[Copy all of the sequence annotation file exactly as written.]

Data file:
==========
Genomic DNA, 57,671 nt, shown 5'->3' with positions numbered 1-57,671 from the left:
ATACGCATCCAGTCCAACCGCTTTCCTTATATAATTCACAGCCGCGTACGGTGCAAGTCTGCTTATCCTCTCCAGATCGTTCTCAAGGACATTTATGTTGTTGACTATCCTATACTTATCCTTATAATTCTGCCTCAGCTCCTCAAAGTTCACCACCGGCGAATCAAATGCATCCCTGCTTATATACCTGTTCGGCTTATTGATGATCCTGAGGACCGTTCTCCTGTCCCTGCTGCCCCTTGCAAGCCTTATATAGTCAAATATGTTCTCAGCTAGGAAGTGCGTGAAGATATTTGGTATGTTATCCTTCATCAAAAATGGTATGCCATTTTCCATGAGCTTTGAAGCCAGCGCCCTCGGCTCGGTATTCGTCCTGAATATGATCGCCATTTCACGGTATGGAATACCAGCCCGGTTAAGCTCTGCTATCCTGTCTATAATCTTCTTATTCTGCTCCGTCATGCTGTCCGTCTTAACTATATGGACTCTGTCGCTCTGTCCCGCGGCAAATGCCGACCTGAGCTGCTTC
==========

Genomic DNA, 57,671 nt, shown 5'->3' with positions numbered 1-57,671 from the left:
ATACGCATCCAGTCCAACCGCTTTCCTTATATAATTCACAGCCGCGTACGGTGCAAGTCTGCTTATCCTCTCCAGATCGTTCTCAAGGACATTTATGTTGTTGACTATCCTATACTTATCCTTATAATTCTGCCTCAGCTCCTCAAAGTTCACCACCGGCGAATCAAATGCATCCCTGCTTATATACCTGTTCGGCTTATTGATGATCCTGAGGACCGTTCTCCTGTCCCTGCTGCCCCTTGCAAGCCTTATATAGTCAAATATGTTCTCAGCTAGGAAGTGCGTGAAGATATTTGGTATGTTATCCTTCATCAAAAATGGTATGCCATTTTCCATGAGCTTTGAAGCCAGCGCCCTCGGCTCGGTATTCGTCCTGAATATGATCGCCATTTCACGGTATGGAATACCAGCCCGGTTAAGCTCTGCTATCCTGTCTATAATCTTCTTATTCTGCTCCGTCATGCTGTCCGTCTTAACTATATGGACTCTGTCGCTCTGTCCCGCGGCAAATGCCGACCTGAGCTGCTTC